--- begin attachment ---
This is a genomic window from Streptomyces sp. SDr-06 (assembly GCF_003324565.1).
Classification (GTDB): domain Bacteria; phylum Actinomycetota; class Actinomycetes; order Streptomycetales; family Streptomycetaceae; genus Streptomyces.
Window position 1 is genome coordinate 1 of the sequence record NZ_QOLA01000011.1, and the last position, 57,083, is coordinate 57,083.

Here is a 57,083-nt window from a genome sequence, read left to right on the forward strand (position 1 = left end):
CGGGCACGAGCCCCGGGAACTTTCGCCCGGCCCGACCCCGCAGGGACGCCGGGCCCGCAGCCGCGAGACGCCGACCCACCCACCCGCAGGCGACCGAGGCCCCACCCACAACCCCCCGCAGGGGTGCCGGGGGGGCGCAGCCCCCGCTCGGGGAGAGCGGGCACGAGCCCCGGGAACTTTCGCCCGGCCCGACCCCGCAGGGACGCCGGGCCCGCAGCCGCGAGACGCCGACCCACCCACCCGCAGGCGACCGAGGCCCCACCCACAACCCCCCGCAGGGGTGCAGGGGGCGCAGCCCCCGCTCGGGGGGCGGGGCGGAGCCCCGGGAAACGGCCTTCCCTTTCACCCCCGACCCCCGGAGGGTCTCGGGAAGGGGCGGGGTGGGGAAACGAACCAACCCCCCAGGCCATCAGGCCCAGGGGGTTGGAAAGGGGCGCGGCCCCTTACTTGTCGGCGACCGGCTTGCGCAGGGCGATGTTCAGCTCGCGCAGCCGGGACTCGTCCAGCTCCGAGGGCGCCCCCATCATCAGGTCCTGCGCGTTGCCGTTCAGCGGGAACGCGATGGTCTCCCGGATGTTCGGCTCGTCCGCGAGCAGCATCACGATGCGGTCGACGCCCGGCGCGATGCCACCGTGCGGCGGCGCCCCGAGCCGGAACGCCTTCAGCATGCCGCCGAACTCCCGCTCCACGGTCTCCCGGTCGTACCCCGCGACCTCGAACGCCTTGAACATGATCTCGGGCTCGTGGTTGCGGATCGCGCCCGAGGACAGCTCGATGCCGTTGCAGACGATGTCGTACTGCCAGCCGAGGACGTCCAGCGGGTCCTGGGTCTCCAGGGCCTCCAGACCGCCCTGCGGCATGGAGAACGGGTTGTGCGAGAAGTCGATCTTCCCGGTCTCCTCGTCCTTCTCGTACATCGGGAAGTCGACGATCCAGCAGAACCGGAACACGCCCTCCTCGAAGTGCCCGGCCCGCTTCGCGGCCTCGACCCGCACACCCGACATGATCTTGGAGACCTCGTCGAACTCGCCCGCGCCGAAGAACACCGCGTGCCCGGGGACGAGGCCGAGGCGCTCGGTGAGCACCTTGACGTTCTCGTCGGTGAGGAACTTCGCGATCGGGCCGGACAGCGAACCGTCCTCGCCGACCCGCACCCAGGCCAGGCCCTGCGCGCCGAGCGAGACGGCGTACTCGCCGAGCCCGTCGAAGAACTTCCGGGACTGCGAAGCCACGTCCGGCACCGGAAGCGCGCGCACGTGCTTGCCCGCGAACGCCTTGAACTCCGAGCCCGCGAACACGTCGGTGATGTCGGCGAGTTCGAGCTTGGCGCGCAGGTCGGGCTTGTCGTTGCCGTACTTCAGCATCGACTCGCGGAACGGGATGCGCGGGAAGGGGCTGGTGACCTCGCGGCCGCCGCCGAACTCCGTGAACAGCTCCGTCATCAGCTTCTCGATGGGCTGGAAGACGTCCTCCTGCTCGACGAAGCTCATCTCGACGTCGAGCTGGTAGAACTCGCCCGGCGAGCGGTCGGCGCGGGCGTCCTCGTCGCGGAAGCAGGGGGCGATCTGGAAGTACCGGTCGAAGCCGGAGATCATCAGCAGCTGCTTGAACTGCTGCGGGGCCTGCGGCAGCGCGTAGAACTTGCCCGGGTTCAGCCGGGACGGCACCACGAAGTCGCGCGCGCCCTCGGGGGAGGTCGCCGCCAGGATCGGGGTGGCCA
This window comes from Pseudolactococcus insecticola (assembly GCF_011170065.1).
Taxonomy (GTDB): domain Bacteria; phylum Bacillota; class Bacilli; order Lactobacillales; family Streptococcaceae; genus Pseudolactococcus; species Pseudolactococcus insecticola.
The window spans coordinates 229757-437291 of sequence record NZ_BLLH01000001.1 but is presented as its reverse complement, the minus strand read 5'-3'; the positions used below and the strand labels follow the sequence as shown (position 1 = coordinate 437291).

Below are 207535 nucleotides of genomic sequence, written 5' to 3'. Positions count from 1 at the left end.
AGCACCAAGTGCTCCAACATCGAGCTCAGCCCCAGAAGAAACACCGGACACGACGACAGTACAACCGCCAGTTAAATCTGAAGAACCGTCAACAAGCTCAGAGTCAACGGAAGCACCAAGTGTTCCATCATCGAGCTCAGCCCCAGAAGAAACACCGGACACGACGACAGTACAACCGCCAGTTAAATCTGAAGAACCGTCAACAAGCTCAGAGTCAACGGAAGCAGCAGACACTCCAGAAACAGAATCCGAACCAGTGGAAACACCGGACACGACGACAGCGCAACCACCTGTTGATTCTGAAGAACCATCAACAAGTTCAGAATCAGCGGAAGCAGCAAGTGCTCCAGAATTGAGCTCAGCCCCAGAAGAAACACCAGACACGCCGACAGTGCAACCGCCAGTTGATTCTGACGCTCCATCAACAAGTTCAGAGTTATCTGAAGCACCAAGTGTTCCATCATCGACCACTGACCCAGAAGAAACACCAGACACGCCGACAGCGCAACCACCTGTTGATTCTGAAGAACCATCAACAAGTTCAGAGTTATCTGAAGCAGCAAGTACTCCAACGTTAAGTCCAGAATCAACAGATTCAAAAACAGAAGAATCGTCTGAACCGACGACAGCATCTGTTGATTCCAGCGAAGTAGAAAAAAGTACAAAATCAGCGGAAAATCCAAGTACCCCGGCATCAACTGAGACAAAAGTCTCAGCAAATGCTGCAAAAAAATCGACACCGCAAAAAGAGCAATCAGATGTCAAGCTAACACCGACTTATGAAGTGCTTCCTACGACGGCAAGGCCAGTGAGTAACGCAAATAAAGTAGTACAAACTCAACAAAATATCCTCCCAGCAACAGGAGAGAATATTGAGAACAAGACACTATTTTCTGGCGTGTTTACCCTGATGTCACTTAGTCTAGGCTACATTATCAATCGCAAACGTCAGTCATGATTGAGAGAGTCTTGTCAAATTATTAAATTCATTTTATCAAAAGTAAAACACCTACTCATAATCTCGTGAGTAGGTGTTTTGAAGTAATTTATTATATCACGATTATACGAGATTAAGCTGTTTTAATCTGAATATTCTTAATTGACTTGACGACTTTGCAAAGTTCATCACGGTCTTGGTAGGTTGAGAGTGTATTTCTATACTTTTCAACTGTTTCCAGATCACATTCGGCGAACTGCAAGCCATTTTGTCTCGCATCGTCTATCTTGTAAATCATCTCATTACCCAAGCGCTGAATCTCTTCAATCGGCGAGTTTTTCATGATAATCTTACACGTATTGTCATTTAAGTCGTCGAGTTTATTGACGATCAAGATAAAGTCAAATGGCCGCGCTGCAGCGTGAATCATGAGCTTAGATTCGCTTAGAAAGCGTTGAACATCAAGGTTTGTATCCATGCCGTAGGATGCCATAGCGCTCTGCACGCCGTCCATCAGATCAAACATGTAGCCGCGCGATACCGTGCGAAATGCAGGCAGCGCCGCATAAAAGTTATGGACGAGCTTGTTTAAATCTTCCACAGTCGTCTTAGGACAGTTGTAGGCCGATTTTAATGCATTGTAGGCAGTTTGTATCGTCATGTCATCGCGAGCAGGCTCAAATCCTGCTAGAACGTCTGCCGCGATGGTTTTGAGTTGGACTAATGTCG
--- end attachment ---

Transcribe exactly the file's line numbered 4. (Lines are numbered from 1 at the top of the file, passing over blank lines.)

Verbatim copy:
Here is a 57,083-nt window from a genome sequence, read left to right on the forward strand (position 1 = left end):